South Africa’s MTN announced on Thursday that it will not re-bid for an operating license in Ethiopia, and is arranging to exist the Syrian market, CEO Ralph Mupita was quoted as saying during a media briefing on the financial half year results.
This official statement follows Ethiopia’s announcement earlier this month to re-open bidding for its second telecoms operator license in August, including the right to operate mobile financial services.
However, the South African operator — which lost its first bidding round in May — had previously stated that it would only bid again in the second round if mobile money was included.
Yet, it seems that the updated license terms didn’t encourage MTN that clearly have other reasons to bow out Ethiopia.
Mupita explained that it would be difficult for MTN to enter the African country of 118 million people as a number three challenger, which “always battles to make the returns work, so it’s a return-based decision.”
He added that repatriating cash out of the country would be challenging.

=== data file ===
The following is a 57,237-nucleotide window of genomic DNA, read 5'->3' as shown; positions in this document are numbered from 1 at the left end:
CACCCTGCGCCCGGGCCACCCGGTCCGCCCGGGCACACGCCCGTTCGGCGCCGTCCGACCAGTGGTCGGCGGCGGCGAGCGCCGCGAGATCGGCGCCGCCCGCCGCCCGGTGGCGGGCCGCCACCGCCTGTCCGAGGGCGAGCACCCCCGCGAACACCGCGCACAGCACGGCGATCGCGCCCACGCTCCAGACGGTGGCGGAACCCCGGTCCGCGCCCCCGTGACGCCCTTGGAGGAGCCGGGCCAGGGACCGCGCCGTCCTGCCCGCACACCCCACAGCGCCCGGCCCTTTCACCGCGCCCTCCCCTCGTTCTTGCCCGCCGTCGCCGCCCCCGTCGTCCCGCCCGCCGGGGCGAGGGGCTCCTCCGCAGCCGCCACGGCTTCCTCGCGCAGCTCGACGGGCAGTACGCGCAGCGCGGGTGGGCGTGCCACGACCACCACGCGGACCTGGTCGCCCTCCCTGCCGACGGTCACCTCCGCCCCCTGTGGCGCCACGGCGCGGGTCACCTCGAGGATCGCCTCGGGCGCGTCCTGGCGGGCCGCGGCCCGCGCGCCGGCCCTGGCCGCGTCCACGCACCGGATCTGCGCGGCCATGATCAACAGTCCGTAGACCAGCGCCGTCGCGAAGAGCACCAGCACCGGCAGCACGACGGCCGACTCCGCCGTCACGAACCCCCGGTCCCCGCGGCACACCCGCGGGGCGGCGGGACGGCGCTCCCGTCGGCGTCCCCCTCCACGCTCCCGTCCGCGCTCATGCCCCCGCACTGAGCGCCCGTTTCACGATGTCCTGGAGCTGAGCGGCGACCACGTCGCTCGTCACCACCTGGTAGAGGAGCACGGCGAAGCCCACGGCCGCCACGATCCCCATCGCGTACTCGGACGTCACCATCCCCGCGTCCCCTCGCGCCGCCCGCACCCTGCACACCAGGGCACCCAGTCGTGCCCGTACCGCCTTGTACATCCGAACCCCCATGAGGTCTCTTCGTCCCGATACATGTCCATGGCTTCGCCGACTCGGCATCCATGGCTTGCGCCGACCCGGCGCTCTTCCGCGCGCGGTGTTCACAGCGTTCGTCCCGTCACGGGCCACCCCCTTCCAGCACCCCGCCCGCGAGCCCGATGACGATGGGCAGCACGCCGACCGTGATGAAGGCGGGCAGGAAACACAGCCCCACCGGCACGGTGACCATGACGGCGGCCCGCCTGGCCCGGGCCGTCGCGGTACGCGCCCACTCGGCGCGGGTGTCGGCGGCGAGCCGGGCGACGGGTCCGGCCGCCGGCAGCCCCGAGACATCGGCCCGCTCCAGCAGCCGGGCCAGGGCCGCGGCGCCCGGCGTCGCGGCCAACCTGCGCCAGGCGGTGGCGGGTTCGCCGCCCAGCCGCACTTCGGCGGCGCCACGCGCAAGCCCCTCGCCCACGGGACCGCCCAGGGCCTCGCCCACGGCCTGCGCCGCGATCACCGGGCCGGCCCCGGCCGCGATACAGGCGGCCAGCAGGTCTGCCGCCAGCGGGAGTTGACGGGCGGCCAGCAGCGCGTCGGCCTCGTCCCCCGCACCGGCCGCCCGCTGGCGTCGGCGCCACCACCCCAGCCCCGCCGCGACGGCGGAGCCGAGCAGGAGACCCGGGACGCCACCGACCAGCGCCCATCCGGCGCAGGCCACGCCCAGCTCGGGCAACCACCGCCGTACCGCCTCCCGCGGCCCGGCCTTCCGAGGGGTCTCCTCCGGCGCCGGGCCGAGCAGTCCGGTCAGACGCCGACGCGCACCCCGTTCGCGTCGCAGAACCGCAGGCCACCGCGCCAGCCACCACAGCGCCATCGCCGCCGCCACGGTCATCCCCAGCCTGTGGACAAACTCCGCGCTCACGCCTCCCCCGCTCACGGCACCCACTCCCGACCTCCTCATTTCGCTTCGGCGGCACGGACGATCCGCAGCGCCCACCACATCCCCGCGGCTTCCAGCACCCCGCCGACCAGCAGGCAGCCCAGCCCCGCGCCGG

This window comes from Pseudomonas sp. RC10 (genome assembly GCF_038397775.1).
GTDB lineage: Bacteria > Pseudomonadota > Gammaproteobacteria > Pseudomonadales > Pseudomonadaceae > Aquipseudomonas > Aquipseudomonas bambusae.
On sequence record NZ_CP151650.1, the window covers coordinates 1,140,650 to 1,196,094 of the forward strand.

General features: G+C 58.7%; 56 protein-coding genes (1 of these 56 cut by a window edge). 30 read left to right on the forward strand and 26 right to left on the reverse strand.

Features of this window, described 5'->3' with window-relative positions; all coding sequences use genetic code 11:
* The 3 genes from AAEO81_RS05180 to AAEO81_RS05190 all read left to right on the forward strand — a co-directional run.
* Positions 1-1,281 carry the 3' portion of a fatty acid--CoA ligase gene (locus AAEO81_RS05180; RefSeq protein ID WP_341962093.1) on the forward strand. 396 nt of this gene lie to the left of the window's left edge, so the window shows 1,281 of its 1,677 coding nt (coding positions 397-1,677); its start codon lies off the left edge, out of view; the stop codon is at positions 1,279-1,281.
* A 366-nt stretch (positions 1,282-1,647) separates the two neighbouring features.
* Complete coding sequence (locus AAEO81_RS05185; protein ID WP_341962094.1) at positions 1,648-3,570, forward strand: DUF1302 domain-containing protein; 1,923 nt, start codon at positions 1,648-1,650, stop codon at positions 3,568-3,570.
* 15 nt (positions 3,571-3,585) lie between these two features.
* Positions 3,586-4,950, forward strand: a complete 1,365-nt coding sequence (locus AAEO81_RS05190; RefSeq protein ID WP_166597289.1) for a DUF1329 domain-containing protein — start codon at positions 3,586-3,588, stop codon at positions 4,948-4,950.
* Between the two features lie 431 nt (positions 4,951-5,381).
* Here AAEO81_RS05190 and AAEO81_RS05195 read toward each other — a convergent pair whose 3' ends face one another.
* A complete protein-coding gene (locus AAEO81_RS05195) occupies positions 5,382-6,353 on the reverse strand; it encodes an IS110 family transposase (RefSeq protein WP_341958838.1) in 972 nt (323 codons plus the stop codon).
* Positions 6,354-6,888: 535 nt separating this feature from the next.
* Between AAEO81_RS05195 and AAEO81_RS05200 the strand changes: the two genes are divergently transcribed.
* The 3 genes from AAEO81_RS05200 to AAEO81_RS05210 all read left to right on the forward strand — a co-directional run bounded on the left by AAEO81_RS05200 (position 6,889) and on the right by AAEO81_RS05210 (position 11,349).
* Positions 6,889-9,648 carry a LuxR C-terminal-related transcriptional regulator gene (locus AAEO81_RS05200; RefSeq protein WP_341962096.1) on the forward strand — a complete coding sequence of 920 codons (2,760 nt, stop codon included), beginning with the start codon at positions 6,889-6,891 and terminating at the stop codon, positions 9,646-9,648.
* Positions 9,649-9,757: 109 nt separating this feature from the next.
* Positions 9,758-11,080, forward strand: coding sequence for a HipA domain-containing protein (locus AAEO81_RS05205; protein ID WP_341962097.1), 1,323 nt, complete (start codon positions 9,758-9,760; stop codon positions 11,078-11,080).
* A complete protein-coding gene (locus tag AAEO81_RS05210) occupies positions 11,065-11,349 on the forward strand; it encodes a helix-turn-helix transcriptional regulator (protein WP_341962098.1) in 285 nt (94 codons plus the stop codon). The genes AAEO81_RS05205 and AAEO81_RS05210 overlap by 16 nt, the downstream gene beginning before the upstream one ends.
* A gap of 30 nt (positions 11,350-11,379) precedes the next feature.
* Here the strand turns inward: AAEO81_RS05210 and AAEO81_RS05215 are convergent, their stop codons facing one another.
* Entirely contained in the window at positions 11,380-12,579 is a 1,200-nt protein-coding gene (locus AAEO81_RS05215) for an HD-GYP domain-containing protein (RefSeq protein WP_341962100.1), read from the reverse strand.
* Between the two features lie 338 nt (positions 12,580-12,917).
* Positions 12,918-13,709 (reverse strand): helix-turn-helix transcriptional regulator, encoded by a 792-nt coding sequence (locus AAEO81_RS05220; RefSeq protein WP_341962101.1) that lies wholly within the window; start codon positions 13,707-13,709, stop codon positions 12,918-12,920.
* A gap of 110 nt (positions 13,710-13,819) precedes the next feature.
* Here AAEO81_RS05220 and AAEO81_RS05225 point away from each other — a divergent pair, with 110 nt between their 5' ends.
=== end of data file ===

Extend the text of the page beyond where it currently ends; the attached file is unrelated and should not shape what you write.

Similarly, the telco is arranging to sell its operations in Syria as part of its plans to exit the Middle East in the medium term.
MTN’s spokesperson highlighted that regulatory actions and license payment demands had made it intolerable to operate in Syria.
This decision has been made after the provider was placed under legal guardianship by a court in Damascus over suspected MTN violations of the terms of its licensing contract, which the state said deprived the government of revenue.
Accordingly, the administrative court appointed MTN Syria minority shareholder, Tele Invest, as its guardian to manage its day-to-day operations.
The Syrian government was seeking $40 million, MTN’s media rep said. Tele Invest had been lined up to buy MTN Group’s 75 percent stake in MTN Syria for $65 million.
However, the guardian potential buyer was failing to meet some of MTN’s compliance processes, according to Mupita.
“Having considered the fact that we’ve lost control of the operations through what we feel was an unjust action on the legal guardianship and then further demands on back license we decided we’re going to abandon the operation,” Mupita highlighted.
“We reserve our rights to seek redress through international legal processes given the actions of the Syrian authorities that have left us with no other choice than to exit,” he added.
Amid its abandoning plans, the South African operator seem to have a hard year, as MTN declared during the media briefing a 10 percent decline in reported headline earnings per share in the six months ended June 30.